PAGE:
4. Ditch the PVC altogether if you can!

To download more information on the lab report, visit: http://chej.org/wp-content/uploads/HiddenHazardsReportFINAL.pdf

Re-published with permission from the blog of ParentEdge, a bi-monthly parenting magazine that aims to expose parents to global trends in learning and partner with them in the intellectual enrichment of their children. This blog was written by Aniko Sziraczki is a Kinesiologist with a background in Psychology, and the founder of Raising Toxin Free Children.

Playing without rules: If kids are left to their own devices

take it outside

Last week, I decided to conduct a small experiment with my 7 year old son. Little did I know at that time, how it would all pan out for both of us. I was continually stressed with not being able to manage my time more effectively due to increasing work pressure and my son was getting too much screen time thanks to that. So, last Friday, I asked him to go out and play and not return until dinner time. Mentally I made a note to check on him after an hour or so, that is if he didn’t show up before that. [Read more…]

Parenting the Shy Child; Are you creating labels for your child to live by?

parenting a shy child

Picture this; on your way back from your child’s school, you meet a neighbor in the parking lot. Your neighbor makes friendly attempt at engaging in a conversation with your child, maybe even initiating a physical contact. Your child doesn’t respond, is looks visibly withdrawn and hides behind your legs to shield him from this sudden onslaught of questions that demand answers. Your neighbor just coos, “Oh he’s being shy, how sweet!” There! A label created, damage done.

Let me explain. Every child is born with a unique personality. Some like to sit back and observe rather than plunge head on into things. Others talk nineteen to the dozen and try out new things without any kind of orientation. While the basic reason why your child behaves the way he does has got a lot to do with his genetic make-up, we in the adult world, create labels like shy, a bully, cute, etc to explain away why our children behave the way they do. But there are 2 major problems in doing this.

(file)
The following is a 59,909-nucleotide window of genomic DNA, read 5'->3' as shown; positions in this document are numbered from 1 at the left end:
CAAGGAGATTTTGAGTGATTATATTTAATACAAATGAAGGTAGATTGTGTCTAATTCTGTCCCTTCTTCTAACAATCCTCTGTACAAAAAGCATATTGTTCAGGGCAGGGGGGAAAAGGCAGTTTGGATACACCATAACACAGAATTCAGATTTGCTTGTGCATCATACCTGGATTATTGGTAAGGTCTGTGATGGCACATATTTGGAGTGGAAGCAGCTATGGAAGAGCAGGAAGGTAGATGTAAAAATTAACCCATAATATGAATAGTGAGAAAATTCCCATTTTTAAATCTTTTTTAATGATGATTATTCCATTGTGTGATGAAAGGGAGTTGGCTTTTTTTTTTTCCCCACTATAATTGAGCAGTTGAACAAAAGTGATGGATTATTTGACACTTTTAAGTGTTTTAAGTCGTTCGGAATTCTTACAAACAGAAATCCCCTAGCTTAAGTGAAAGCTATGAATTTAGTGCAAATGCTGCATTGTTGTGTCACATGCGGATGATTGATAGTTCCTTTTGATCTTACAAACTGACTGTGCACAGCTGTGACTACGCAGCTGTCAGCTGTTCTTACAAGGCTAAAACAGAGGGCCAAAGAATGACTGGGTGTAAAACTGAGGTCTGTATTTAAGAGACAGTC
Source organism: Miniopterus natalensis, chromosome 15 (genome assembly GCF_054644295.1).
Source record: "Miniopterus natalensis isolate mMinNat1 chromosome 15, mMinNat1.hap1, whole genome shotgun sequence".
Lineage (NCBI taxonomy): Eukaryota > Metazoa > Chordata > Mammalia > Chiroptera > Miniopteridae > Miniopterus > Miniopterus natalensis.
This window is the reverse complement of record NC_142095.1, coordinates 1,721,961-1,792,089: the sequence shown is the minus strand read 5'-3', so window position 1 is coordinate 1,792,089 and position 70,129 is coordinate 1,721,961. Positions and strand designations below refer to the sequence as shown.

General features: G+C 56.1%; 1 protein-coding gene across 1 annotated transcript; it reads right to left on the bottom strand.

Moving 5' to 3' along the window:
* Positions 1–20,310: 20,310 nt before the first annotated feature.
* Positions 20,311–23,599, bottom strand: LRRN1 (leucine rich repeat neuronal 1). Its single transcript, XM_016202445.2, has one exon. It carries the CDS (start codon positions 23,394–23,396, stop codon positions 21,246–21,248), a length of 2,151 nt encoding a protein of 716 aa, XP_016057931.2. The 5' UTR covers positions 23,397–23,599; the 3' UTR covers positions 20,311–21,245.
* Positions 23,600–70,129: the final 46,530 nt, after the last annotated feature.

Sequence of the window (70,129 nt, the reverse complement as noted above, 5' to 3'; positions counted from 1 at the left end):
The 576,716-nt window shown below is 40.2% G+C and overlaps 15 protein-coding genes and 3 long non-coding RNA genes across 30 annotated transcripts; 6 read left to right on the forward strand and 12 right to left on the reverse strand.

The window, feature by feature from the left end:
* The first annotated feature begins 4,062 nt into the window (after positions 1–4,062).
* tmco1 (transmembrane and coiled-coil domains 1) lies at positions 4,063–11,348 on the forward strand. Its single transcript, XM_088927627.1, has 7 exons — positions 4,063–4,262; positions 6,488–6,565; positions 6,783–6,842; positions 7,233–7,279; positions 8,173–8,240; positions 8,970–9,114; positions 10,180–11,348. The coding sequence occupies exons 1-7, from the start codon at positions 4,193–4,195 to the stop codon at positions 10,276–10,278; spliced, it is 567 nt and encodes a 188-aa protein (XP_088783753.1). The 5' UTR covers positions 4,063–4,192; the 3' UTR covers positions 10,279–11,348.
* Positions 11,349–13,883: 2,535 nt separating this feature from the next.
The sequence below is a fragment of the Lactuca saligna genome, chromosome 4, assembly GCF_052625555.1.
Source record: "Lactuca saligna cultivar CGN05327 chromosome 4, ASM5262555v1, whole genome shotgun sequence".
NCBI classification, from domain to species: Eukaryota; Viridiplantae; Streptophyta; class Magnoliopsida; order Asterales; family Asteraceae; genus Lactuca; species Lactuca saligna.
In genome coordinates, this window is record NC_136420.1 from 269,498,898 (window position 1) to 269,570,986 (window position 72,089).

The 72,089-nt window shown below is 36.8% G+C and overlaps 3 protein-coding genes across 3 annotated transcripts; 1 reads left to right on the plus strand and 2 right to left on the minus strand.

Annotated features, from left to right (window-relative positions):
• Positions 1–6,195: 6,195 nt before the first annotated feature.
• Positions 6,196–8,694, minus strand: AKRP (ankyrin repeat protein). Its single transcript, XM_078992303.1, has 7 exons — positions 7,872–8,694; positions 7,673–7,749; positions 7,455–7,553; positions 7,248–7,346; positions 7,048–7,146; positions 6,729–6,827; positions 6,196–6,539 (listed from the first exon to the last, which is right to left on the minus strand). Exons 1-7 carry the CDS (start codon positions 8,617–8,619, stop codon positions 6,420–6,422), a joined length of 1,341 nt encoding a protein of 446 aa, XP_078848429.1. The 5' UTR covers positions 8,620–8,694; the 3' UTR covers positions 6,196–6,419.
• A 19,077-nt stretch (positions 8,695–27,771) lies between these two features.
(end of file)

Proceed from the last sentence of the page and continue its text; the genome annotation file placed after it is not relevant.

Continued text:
Firstly, you are setting up excuses for the way your child is behaving and this only reinforces him to continue behaving in the same way. In his little world, if adults say that he is being shy, he must be, right?

Secondly, it puts a so-called shy child under enormous pressure to respond to the communication in the way it is expected, no matter what how or what own feelings are.

How can you help a child in this situation?

  • Understand that Toddler Shyness could be a development trait due to lack of social skills.
  • Most shy kids are well adjusted and can very well work around stressful situations on their won, if left alone. Don’t shower him with attention if would rather be left alone.
  • You can boost your child’s self esteem and social skills by preparing him for stressful situations in advance. If there is a birthday party coming up, have a mock party at home and play out parts where he gets a chance to interact with his friends.
  • When people try to label your child “shy” tell them “No she isn’t shy, she just isn’t being very talkative”. That way you are not letting your child believe that he is forever going to be shy.
  • Refrain from rescuing your child from situations like the one stated above. Don’t coax an answer out him. Just continue your conversation and trust that your child will join in when ready.
  • Use family meetings and gatherings to get your child to come out of his comfort zone. In such a situation he feels safe to explore and has more chances of discovering the joys of participation.